Posts Tagged ‘vpn’

TomatoVPN and OpenVPN for Secure Internet Access


I use a combination of TomatoVPN and OpenVPN to connect to the Internet while using unsecure connections at places like coffee shops.  Even while connecting to a connection secured by a password you are still vulnerable to others sharing that same connection who know that password.

This combination of technology creates a secure tunnel through the Internet using a shared secret that is not communicated over that connection.  TomatoVPN & OpenVPN are both free and the routers running the software also tend to be cheap.  I found the LinkSys router I set Tomato up on became more stable as well as having the additional features.  This technology provides a great way of using your secure home connection while away from home in a way that would have been hideously expensive only a few years ago.

When traffic is directed over the tunnel it appears to the outside world that you are communicating from your home location, meaning access to foreign resources that might be geo-fenced in your current location. You can check where the Internet thinks you are by using a service like WhoAmI.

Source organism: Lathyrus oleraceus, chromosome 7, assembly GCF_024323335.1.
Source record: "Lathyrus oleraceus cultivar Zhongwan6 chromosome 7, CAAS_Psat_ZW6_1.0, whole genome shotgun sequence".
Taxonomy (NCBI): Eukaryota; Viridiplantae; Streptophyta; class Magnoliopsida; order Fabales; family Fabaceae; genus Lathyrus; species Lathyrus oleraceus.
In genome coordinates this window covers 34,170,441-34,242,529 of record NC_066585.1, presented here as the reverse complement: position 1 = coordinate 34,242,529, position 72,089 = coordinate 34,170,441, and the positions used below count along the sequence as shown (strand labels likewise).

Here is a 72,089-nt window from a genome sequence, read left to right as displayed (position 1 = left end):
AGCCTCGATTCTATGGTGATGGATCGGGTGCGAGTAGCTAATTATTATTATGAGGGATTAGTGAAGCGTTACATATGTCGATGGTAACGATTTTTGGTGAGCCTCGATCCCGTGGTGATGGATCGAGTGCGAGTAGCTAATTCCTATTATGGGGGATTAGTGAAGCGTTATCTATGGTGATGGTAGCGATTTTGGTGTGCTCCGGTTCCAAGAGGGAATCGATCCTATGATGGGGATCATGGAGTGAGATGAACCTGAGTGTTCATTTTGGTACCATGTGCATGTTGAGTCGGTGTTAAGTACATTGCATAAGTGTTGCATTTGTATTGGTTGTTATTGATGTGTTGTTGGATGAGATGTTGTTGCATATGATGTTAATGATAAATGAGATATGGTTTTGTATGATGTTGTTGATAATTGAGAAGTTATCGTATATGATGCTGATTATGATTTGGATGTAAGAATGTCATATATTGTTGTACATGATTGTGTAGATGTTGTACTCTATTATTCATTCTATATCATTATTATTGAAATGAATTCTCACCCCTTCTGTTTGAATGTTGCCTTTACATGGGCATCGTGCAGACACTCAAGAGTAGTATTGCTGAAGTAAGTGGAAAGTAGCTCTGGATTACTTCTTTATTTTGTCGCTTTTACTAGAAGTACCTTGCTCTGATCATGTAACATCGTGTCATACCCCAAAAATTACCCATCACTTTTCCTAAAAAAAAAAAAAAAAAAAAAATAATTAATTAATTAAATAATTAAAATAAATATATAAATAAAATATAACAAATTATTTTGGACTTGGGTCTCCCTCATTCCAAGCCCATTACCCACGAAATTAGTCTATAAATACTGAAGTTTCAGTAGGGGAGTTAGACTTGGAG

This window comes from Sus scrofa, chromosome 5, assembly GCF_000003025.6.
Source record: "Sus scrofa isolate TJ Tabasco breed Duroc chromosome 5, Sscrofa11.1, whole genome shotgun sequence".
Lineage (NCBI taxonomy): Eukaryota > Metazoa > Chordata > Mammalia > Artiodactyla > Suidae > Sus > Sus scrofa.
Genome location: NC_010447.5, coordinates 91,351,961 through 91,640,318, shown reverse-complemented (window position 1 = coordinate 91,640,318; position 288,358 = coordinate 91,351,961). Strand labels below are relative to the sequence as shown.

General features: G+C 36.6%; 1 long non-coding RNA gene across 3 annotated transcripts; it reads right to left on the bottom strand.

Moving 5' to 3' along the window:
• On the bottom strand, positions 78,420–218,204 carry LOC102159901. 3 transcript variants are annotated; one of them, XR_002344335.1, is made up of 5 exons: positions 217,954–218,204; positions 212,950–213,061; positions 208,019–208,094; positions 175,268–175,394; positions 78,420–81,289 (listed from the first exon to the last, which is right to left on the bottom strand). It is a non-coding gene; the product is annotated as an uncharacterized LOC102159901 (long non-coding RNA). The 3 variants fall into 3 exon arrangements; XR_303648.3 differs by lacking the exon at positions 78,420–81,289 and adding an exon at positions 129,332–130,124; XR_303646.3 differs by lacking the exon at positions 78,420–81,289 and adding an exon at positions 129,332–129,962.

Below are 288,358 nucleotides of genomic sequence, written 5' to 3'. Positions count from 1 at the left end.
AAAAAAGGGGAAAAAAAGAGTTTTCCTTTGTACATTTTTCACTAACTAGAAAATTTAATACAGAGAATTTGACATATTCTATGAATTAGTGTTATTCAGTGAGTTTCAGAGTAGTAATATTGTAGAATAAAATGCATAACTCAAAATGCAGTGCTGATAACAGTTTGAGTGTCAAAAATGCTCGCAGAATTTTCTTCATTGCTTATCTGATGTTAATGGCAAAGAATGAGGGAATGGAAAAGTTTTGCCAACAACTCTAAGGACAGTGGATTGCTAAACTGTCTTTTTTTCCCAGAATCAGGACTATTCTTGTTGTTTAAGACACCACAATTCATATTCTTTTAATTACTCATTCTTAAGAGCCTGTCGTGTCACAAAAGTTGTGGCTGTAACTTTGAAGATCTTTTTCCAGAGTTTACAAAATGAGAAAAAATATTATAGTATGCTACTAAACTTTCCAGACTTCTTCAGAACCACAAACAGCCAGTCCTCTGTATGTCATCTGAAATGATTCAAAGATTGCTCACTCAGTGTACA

The main downside of using a VPN tunnel for all of your Internet traffic is that your down bandwidth is constrained by the up bandwidth of your home connection.

There are a plethora of options for making VPN connections and I will not go in to detail here.

So coming to the point of this post… I did find it a little difficult setting up my client OpenVPN file up just right for my TomatoVPN & Windows 7 configuration.  I’ve coped a slightly altered version of my “.ovpn” file below.  It differs a little from what I have seen elsewhere but I now see traffic going over the VPN 100% of the time rather than intermittently appearing that it was doing so but actually using the Internet directly.


# Use the following to have your client computer send all
# traffic through your router (remote gateway)
# client
port 1195
dev tap
secret “C:/Users/Public/Documents/Keys/(my.static).key”
proto udp
# This is default for many routers
redirect-gateway def1
route-method exe
route-delay 2

Edit 1:


This article of mine does seem to get quite a few hits… I’ve come to need to set this up again and found the following blog article useful:

When I get time I will document this again.  If you find any good tutorial articles in the meantime please do post them in the comments :0)

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